The latest figures on home construction just hit the tape. So what happened in July?
* Overall housing starts climbed 1.7% from June to a seasonally adjusted annual rate of 546,000. That missed expectations for a reading of 560,000. June's figure was revised down to 537,000 from 549,000. Building permits slumped 3.1% to 565,000 from a downwardly revised 583,000, worse than the 0.5% decline that economists were expecting. That leaves permits at the lowest level since May 2009.
* By property type, single family starts dropped 4.2%, the third monthly decline in a row. They're now running at a 14-month low. The volatile mutlifamily
category jumped 32.6% after plunging 33.3% a month earlier. Single family permits dropped 1.2% -- the fourth decline in a row -- while multifamily permits slumped 8%.
* Starts were strong in the Northeast (+30.5%) and Midwest (+10.7%). But they were flat in the West and down 6.3% in the South. Permits dropped in most of the country, falling 25.9% in the Northeast, 4.9% in the West, and 1.1% in the Midwest. But they rose 3.9% in the South.
When you can't sell homes, you aren't going to build them. So it should be no surprise that builders are still sitting on their hands. In July, single-family starts fell to their lowest level in more than a year, while permitting activity slumped to the lowest since May 2009. Regional performance was mixed when it came to starts, but relatively poor on the permitting front.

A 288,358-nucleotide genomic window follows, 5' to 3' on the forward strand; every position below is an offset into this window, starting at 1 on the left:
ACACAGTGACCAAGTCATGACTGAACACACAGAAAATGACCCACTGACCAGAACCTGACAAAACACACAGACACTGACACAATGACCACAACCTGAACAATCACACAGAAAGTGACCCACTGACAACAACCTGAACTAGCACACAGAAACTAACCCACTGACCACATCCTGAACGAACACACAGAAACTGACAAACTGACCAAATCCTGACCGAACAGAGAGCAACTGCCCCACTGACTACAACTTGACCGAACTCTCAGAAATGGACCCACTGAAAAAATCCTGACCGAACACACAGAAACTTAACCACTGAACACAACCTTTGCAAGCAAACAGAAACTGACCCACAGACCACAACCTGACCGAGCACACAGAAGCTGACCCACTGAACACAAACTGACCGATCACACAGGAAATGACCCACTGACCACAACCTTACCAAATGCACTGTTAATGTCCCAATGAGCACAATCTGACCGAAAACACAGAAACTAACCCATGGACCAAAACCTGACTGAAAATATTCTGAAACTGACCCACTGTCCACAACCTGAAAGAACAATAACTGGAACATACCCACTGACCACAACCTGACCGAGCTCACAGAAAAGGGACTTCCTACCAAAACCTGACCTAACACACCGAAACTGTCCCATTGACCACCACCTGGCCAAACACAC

Normally an upswing in construction helps the economy emerge from recession. But not this time. Construction activity remains anemic, and the industry continues to hemorrhage
jobs. The ironic thing is that new home inventory is extremely lean. The oversupply problem there has been "fixed." But since there's so much competition from nearly-new distressed inventory and foreclosures, builders aren't willing or able to ramp up activity. Hence, no housing recovery.